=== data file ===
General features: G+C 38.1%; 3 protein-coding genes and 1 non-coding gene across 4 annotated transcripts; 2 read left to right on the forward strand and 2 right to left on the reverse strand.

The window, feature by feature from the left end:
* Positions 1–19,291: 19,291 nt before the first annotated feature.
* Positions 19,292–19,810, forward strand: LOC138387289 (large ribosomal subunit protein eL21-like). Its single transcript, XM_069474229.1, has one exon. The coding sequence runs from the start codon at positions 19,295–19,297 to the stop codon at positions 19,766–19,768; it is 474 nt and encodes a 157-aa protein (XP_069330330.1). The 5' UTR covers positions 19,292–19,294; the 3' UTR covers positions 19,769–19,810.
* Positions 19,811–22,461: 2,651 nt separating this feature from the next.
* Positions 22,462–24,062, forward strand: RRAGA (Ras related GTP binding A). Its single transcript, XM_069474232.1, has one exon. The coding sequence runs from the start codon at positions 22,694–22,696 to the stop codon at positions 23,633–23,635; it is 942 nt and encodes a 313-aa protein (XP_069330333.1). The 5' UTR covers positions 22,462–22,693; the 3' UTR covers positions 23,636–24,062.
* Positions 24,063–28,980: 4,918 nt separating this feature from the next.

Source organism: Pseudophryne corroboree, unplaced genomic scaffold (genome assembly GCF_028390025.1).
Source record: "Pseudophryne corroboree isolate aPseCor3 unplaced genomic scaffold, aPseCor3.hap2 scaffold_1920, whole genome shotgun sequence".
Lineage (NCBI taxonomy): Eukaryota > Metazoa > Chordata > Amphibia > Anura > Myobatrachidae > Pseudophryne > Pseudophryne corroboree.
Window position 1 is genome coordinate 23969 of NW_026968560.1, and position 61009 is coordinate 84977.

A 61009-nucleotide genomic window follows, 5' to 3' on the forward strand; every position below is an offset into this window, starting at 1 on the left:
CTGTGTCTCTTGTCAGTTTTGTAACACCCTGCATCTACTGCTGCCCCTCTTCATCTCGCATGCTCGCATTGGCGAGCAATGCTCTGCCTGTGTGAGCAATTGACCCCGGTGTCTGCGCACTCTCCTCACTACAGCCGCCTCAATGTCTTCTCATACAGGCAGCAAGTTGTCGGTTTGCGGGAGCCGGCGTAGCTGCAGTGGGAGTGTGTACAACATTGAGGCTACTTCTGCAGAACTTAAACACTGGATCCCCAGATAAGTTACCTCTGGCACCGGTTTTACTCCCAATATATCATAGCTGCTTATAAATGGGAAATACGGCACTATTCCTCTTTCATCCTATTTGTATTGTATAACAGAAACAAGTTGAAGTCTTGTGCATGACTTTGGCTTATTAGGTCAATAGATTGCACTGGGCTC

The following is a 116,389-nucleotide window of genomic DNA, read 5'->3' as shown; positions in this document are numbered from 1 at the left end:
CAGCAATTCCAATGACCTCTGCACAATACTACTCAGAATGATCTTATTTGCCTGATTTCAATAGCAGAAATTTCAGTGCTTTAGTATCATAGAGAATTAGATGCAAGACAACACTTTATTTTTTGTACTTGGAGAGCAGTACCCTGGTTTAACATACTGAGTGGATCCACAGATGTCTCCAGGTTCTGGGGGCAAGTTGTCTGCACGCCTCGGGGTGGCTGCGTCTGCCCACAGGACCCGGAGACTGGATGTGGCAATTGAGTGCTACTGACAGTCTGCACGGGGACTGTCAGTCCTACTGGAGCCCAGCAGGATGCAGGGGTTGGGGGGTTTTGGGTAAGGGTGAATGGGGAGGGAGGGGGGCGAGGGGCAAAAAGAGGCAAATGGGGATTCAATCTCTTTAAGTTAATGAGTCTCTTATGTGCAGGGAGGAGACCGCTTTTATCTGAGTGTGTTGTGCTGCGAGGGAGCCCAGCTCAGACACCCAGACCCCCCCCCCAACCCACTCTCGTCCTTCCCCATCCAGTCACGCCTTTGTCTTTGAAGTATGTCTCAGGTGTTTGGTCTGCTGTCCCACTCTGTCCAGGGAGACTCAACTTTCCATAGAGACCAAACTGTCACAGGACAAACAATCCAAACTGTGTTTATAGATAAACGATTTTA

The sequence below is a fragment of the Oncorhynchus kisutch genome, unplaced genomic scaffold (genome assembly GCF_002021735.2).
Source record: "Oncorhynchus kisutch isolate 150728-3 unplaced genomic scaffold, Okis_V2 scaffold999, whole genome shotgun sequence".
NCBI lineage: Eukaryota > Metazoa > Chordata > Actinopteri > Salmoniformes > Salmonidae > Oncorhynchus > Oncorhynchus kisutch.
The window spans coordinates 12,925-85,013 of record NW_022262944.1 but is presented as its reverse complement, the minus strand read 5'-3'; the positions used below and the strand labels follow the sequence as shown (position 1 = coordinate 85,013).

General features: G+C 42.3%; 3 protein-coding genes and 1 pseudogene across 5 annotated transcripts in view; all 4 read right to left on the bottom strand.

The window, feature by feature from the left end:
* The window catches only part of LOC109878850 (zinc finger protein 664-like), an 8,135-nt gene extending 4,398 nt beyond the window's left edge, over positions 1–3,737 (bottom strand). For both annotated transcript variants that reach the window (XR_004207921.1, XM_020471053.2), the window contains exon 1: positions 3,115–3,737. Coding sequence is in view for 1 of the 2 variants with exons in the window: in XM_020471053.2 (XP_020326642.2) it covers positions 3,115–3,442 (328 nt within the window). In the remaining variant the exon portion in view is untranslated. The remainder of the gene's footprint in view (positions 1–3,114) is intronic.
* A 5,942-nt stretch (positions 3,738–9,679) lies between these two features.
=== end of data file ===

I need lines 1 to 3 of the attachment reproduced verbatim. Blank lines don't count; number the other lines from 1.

General features: G+C 38.1%; 3 protein-coding genes and 1 non-coding gene across 4 annotated transcripts; 2 read left to right on the forward strand and 2 right to left on the reverse strand.

The window, feature by feature from the left end:
* Positions 1–19,291: 19,291 nt before the first annotated feature.